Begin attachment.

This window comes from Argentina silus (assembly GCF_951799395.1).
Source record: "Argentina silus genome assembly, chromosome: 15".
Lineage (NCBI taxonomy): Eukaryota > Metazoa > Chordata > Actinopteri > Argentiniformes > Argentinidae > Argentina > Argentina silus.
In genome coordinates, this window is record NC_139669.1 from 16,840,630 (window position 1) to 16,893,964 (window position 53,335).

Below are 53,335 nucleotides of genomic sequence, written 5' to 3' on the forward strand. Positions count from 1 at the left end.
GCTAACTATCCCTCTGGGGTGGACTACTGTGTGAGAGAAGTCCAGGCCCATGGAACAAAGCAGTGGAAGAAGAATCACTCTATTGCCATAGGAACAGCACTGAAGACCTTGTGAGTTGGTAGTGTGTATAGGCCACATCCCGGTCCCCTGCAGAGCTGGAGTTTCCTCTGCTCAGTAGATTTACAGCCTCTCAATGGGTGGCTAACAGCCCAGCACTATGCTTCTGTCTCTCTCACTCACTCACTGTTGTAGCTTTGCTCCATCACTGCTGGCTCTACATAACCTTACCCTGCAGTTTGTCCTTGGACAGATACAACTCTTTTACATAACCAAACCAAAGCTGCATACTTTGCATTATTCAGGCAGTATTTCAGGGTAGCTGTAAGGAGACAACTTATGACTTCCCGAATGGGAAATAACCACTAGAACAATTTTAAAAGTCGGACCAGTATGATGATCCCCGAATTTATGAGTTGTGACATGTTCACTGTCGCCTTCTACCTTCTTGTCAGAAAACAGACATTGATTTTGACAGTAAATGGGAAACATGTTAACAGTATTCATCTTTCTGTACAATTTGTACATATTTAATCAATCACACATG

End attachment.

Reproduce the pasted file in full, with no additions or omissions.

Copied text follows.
This window comes from Argentina silus (assembly GCF_951799395.1).
Source record: "Argentina silus genome assembly, chromosome: 15".
Lineage (NCBI taxonomy): Eukaryota > Metazoa > Chordata > Actinopteri > Argentiniformes > Argentinidae > Argentina > Argentina silus.
In genome coordinates, this window is record NC_139669.1 from 16,840,630 (window position 1) to 16,893,964 (window position 53,335).

Below are 53,335 nucleotides of genomic sequence, written 5' to 3' on the forward strand. Positions count from 1 at the left end.
GCTAACTATCCCTCTGGGGTGGACTACTGTGTGAGAGAAGTCCAGGCCCATGGAACAAAGCAGTGGAAGAAGAATCACTCTATTGCCATAGGAACAGCACTGAAGACCTTGTGAGTTGGTAGTGTGTATAGGCCACATCCCGGTCCCCTGCAGAGCTGGAGTTTCCTCTGCTCAGTAGATTTACAGCCTCTCAATGGGTGGCTAACAGCCCAGCACTATGCTTCTGTCTCTCTCACTCACTCACTGTTGTAGCTTTGCTCCATCACTGCTGGCTCTACATAACCTTACCCTGCAGTTTGTCCTTGGACAGATACAACTCTTTTACATAACCAAACCAAAGCTGCATACTTTGCATTATTCAGGCAGTATTTCAGGGTAGCTGTAAGGAGACAACTTATGACTTCCCGAATGGGAAATAACCACTAGAACAATTTTAAAAGTCGGACCAGTATGATGATCCCCGAATTTATGAGTTGTGACATGTTCACTGTCGCCTTCTACCTTCTTGTCAGAAAACAGACATTGATTTTGACAGTAAATGGGAAACATGTTAACAGTATTCATCTTTCTGTACAATTTGTACATATTTAATCAATCACACATG